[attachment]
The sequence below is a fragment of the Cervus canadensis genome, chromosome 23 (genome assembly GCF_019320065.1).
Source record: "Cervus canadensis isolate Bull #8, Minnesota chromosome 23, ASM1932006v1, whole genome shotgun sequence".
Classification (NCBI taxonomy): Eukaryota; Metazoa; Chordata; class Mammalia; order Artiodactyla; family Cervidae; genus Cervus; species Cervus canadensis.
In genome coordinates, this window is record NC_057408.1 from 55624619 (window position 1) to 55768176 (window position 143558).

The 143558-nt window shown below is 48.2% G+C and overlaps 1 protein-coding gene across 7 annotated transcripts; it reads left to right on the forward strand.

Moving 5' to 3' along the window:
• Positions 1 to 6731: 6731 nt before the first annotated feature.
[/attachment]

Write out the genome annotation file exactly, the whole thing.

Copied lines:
The sequence below is a fragment of the Cervus canadensis genome, chromosome 23 (genome assembly GCF_019320065.1).
Source record: "Cervus canadensis isolate Bull #8, Minnesota chromosome 23, ASM1932006v1, whole genome shotgun sequence".
Classification (NCBI taxonomy): Eukaryota; Metazoa; Chordata; class Mammalia; order Artiodactyla; family Cervidae; genus Cervus; species Cervus canadensis.
In genome coordinates, this window is record NC_057408.1 from 55624619 (window position 1) to 55768176 (window position 143558).

The 143558-nt window shown below is 48.2% G+C and overlaps 1 protein-coding gene across 7 annotated transcripts; it reads left to right on the forward strand.

Moving 5' to 3' along the window:
• Positions 1 to 6731: 6731 nt before the first annotated feature.